By taking Q
generalised inverse vector-valued Padà approximant constructed using the compass identity yields
e
f (z) = a(z)b— (z)=b(z)b— (z)
exactly. On putting z =1, it follows that the sequence S, such as the one given by (3.14), is summed
exactly by the vector epsilon algorithm in the column of index 2k. For normal cases, we have now
outlined the proof of a principal result [37,2].

Theorem 3.11 (McLeod™s theorem). Suppose that the vector sequence S satisÿes a nontrivial re-
cursion relation
k k
ÿi si+j = ÿi s ∞ ; j = 0; 1; 2; : : : (3.68)
i=0 i=0

with ÿi ∈ C. Then the vector epsilon algorithm leads to
( j)
= s∞ ; j = 0; 1; 2; : : : (3.69)
2k

provided that zero divisors are not encountered in the construction.

The previous theorem is a statement about exact results in the column of index 2k in the vector
epsilon table. This column corresponds to the row sequence of GIPAs of type [n=2k] for f (z),
evaluated at z = 1. If the given vector sequence S is nearly, but not exactly, generalized geometric,
we model this situation by supposing that its generating function f (z) is analytic in the closed unit
disk D, except for k poles in D := {z: |z| ¡ 1}. This hypothesis ensures that f (z) is analytic at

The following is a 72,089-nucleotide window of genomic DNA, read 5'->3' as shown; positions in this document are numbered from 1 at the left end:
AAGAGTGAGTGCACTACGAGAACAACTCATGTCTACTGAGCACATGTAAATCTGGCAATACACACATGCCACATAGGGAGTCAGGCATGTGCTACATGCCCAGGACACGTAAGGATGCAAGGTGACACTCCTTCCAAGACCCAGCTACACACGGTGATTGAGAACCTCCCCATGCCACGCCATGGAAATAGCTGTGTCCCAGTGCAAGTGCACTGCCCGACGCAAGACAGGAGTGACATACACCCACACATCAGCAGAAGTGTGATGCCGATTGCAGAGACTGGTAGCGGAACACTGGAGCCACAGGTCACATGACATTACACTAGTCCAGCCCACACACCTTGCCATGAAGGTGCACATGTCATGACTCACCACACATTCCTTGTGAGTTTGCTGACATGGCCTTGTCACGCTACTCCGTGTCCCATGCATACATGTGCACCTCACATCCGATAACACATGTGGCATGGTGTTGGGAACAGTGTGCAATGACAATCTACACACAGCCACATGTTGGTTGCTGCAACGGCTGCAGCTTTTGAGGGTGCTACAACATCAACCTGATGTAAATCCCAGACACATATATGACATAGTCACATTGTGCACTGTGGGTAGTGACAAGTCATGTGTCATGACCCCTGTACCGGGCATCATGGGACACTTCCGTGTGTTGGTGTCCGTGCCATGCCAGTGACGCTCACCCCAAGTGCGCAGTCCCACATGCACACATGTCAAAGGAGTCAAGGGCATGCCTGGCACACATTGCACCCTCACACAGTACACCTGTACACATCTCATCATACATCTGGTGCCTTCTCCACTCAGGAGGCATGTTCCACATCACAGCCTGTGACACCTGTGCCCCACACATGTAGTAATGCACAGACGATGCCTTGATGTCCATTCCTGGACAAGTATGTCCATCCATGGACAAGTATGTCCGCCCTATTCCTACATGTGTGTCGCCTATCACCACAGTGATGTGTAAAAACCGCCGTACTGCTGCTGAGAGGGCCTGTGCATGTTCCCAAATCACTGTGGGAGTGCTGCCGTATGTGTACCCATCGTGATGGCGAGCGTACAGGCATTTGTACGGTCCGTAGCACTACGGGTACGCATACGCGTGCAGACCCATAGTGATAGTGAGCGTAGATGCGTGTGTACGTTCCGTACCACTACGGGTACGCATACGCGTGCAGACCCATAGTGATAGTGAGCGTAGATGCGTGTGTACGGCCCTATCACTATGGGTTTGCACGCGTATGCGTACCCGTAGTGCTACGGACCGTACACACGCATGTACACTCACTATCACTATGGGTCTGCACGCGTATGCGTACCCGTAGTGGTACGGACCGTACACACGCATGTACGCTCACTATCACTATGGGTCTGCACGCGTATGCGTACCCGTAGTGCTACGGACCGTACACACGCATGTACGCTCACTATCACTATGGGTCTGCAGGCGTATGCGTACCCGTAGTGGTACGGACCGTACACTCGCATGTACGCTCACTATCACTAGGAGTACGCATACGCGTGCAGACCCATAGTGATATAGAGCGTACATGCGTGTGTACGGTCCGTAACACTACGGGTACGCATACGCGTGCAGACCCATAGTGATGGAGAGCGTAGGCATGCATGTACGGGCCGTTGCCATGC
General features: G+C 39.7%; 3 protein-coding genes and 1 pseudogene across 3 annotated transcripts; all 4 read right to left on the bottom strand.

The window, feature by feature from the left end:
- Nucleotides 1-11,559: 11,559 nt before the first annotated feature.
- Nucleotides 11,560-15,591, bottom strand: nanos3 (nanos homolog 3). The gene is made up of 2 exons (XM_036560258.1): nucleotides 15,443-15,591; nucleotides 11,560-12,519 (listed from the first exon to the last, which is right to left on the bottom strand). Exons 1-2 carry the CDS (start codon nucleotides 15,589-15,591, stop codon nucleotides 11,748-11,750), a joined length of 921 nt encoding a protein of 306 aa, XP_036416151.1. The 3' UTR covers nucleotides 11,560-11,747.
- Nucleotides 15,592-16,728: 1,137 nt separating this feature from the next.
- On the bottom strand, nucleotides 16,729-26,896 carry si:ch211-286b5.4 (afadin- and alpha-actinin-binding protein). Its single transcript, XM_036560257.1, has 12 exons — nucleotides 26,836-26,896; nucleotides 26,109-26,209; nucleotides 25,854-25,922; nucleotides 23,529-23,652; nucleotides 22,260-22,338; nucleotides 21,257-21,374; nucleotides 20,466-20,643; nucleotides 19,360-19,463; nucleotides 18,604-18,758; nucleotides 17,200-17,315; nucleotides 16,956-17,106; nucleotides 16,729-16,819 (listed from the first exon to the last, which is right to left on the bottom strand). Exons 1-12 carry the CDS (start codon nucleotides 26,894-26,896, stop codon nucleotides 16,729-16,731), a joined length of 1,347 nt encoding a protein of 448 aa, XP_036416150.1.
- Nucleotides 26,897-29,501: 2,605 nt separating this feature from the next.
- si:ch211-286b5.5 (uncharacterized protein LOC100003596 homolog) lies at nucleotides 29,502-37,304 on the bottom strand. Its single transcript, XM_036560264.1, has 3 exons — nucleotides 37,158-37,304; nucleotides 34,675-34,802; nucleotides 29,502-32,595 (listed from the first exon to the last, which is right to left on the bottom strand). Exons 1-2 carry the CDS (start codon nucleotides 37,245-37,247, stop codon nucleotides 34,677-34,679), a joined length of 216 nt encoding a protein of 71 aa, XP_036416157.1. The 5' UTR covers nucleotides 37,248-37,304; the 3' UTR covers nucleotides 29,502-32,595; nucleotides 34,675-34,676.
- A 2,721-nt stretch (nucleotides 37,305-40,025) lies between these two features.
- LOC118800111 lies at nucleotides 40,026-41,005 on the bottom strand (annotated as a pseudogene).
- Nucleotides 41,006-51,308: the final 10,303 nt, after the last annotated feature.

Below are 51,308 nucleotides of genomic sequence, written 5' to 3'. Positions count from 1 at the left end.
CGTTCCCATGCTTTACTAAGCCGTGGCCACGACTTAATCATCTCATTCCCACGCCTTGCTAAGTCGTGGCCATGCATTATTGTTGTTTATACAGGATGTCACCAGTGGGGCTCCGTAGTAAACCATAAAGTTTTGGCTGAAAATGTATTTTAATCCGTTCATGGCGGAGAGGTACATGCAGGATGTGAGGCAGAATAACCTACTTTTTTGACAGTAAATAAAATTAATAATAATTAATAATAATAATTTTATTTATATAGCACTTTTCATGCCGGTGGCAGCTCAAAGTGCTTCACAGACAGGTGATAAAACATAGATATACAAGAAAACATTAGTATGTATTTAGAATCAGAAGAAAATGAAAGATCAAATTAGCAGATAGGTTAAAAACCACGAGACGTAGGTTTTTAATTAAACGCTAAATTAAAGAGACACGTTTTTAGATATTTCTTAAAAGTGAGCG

z = 1, and it is su ciently strong to guarantee convergence of the column of index 2k in the vector
P.R. Graves-Morris et al. / Journal of Computational and Applied Mathematics 122 (2000) 51“80 73


epsilon table. There are several convergence theorems of this type [28“30,39]. It is important to
note that any row convergence theorem for generalised inverse vector-valued Padà approximants has
e
immediate consequences as a convergence result for a column of the vector epsilon table.
A determinantal formula for Q[n=2k] (z) can be derived [24,25] by exploiting the factorisation prop-
erty (3.63). The formula is

0 M01 M02 ::: M0; 2k
M10 0 M12 ::: M1; 2k
. . . .
. . . .
Q[n=2k] (z) = ; (3.70)
. . . .
M2k’1; 0 M2k’1; 1 M2k’1; 2 ::: M2k’1; 2k
z 2k z 2k’1 z 2k’2 ::: 1

where the constant entries Mij are those in the ÿrst 2k rows of an anti-symmetric matrix M ∈ R(2k+1)—(2k+1)
deÿned by
±
 j’i’1

 H
c˜+i+n’2k+1 · cj’˜+n’2k for j ¿ i;



l=0
Mij =
 ’Mji for i ¡ j;





0 for i = j:
As a consequence of the compass identity (Theorem 3.9) and expansion (3.16), we see that entries
in the vector epsilon table are given by
( j)
= P [ j+2k=2k] (1)=Q[ j+2k=2k] (1); j; k¿0;
2k

From this result, it readily follows that each entry in the columns of even index in the vector epsilon
table is normally given succinctly by a ratio of determinants:
0 M01 ::: M0; 2k 0 M01 ::: M0; 2k
M10 0 ::: M1; 2k M10 0 ::: M1; 2k
. . . . . .
( j)
. . . . . .
= · :
. . . . . .
2k

M2k’1; 0 M2k’1; 1 ::: M2k’1; 2k M2k’1; 0 M2k’1; 1 ::: M2k’1; 2k
sj sj+1 ::: s2k+j 1 1 ::: 1

For computation, it is best to obtain numerical results from (3.4). The coe cients of Q[n=2k] (z) =
2k [n=2k] i